Taken from the FAQ, certain questions 'should not be asked here', and the reason given was 'Chatty, open-ended questions diminish the usefulness of our site and push other questions off the front page.'

How, exactly, is the usefulness diminished? Who cares if questions are pushed off the front page? Even if it is a 'dumb', 'subjective', and/or 'chatty' question, the asker is doubtful to be the only person with the question. I would even say a bad question with lots of downvotes or with answers constructively explaining why it's a bad question adds to the usefulness of the site.

As to the 'front page' argument, as long as tags are added and the title is worded even somewhat relevant to the question, the question and the answers will be available though searching google and the site. Is the look of the front page of this site so important that its worth diminishing the information content and number of (perhaps useful) questions?

tl;dr: Why can't we just allow any answerable question about bicycles here, and not police the content?

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    Technically if you're only allowing answerable questions you're already policing the content :) – Ben Brocka May 4 '12 at 17:53
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    Ehryk, I'm sorry if you're offended that one of your questions was closed. This community has rules, which are designed to ensure that real answers are at least possible for the questions that are asked. Otherwise, good questions with useful answers would get buried under a bunch of unanswered questions without or questions without useful answers. As a consequence, the site would be a far less useful, and far less trafficked site. What keeps people coming back is useful and easy to find answers to questions that they need answers to fast. That happens because this is a curated site. – zenbike May 4 '12 at 18:08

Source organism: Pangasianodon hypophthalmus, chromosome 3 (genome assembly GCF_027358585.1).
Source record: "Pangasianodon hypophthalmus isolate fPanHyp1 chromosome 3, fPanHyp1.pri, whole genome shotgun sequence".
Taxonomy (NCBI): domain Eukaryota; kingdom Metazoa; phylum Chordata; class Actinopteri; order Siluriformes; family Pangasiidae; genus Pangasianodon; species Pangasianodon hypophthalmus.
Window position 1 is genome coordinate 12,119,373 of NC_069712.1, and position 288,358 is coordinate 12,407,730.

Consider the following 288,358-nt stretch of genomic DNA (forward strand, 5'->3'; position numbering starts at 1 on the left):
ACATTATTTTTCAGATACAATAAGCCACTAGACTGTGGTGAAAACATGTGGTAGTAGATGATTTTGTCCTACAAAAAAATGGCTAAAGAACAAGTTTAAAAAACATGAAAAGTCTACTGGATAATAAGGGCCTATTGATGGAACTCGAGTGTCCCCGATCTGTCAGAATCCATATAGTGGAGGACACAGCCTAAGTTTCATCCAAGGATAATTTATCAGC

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    That concept has been proven to work on many StackExchange sites, and it isn't going to be changed. Some people don't have the right personality or a willingness to have others edit or manage their posts. If you're one of them, there are plenty of forums with looser rules. SE sites are not forums. They are not places to have long drawn out arguments or conversations. They are places to ask necessary, answerable questions, and answer others in a similar fashion. If that is not what you want, seek elsewhere for those needs. We'll be here when you need what we offer. – zenbike May 4 '12 at 18:09